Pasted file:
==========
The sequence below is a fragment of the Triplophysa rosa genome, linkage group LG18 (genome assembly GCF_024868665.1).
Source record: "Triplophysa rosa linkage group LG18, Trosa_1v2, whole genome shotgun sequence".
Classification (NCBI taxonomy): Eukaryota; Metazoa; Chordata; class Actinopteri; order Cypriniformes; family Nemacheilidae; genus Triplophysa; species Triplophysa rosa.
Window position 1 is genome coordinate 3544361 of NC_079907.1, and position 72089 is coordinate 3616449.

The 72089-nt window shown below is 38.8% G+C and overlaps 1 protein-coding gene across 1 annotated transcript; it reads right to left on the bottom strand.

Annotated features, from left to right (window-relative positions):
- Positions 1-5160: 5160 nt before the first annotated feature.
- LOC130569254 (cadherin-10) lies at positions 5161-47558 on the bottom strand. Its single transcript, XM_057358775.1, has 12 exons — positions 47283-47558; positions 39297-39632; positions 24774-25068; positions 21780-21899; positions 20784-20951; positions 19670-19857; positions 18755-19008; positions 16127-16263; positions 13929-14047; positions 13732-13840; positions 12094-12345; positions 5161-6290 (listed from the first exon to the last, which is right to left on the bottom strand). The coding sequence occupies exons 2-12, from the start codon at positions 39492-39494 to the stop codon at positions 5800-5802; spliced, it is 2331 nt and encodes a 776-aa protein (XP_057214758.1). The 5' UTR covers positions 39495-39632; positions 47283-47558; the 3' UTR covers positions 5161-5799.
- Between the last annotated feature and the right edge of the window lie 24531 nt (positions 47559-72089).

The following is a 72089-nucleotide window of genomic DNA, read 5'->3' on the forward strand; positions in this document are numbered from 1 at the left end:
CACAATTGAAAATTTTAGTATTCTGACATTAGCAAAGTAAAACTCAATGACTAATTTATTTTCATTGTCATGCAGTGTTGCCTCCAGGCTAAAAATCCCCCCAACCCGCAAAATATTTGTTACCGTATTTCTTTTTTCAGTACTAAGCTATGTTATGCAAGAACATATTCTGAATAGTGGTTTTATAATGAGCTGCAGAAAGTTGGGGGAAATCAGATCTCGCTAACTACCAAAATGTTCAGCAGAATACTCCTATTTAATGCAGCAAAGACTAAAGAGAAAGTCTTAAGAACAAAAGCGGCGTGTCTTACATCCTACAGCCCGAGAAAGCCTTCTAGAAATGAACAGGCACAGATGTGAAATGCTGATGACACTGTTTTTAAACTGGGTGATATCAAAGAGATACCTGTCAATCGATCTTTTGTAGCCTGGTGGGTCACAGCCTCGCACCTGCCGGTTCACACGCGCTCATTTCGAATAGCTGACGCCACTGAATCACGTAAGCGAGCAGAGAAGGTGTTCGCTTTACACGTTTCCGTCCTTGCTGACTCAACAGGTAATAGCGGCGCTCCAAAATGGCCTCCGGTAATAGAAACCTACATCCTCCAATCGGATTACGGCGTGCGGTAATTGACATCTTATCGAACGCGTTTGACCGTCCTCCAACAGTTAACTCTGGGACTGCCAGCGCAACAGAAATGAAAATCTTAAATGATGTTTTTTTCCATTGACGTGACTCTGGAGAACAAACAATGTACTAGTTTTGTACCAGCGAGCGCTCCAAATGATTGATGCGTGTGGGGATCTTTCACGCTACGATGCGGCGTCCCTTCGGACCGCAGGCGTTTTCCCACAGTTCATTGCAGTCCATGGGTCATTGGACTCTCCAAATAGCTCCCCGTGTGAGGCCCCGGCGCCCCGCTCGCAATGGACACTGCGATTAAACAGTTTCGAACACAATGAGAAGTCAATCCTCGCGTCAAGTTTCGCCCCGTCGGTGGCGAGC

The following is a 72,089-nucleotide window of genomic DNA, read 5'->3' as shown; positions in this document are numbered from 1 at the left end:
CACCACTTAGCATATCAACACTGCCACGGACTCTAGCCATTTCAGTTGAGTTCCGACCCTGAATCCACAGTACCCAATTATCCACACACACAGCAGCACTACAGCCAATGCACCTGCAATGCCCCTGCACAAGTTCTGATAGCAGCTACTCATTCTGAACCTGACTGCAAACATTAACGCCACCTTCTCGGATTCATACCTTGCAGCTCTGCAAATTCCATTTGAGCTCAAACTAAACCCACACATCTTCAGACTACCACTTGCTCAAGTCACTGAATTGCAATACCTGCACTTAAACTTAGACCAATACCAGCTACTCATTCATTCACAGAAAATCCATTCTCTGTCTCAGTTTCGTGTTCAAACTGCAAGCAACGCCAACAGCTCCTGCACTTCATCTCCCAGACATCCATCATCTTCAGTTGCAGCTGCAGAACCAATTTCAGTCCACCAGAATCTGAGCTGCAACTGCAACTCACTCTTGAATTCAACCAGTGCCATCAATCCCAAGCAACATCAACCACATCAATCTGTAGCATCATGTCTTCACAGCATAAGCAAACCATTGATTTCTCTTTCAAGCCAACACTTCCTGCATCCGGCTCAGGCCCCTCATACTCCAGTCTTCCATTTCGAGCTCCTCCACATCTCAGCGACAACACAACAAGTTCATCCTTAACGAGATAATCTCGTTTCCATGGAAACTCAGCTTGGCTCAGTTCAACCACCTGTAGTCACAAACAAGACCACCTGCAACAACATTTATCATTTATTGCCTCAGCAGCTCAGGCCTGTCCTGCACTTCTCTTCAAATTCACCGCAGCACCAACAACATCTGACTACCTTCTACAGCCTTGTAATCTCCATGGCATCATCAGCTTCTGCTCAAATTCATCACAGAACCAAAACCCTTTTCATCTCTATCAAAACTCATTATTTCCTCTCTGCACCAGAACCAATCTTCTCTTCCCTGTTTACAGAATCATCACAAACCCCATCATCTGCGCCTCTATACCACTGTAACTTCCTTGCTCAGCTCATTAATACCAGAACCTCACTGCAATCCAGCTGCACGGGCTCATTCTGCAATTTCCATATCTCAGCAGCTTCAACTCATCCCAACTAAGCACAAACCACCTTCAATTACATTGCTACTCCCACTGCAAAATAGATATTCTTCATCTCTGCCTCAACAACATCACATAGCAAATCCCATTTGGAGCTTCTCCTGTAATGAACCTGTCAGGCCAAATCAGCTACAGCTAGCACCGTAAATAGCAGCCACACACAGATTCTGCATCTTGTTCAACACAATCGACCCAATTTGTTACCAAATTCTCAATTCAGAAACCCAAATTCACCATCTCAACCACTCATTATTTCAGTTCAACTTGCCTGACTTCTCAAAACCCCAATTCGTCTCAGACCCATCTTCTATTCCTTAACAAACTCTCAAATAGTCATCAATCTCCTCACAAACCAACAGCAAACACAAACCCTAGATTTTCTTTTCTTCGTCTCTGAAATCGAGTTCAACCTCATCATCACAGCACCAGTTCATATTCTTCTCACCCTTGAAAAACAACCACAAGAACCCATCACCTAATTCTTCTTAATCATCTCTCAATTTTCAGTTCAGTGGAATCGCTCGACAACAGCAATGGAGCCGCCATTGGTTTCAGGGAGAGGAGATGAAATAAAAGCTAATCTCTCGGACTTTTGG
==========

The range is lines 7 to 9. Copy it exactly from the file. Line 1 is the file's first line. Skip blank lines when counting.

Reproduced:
- Positions 1-5160: 5160 nt before the first annotated feature.
- LOC130569254 (cadherin-10) lies at positions 5161-47558 on the bottom strand. Its single transcript, XM_057358775.1, has 12 exons — positions 47283-47558; positions 39297-39632; positions 24774-25068; positions 21780-21899; positions 20784-20951; positions 19670-19857; positions 18755-19008; positions 16127-16263; positions 13929-14047; positions 13732-13840; positions 12094-12345; positions 5161-6290 (listed from the first exon to the last, which is right to left on the bottom strand). The coding sequence occupies exons 2-12, from the start codon at positions 39492-39494 to the stop codon at positions 5800-5802; spliced, it is 2331 nt and encodes a 776-aa protein (XP_057214758.1). The 5' UTR covers positions 39495-39632; positions 47283-47558; the 3' UTR covers positions 5161-5799.
- Between the last annotated feature and the right edge of the window lie 24531 nt (positions 47559-72089).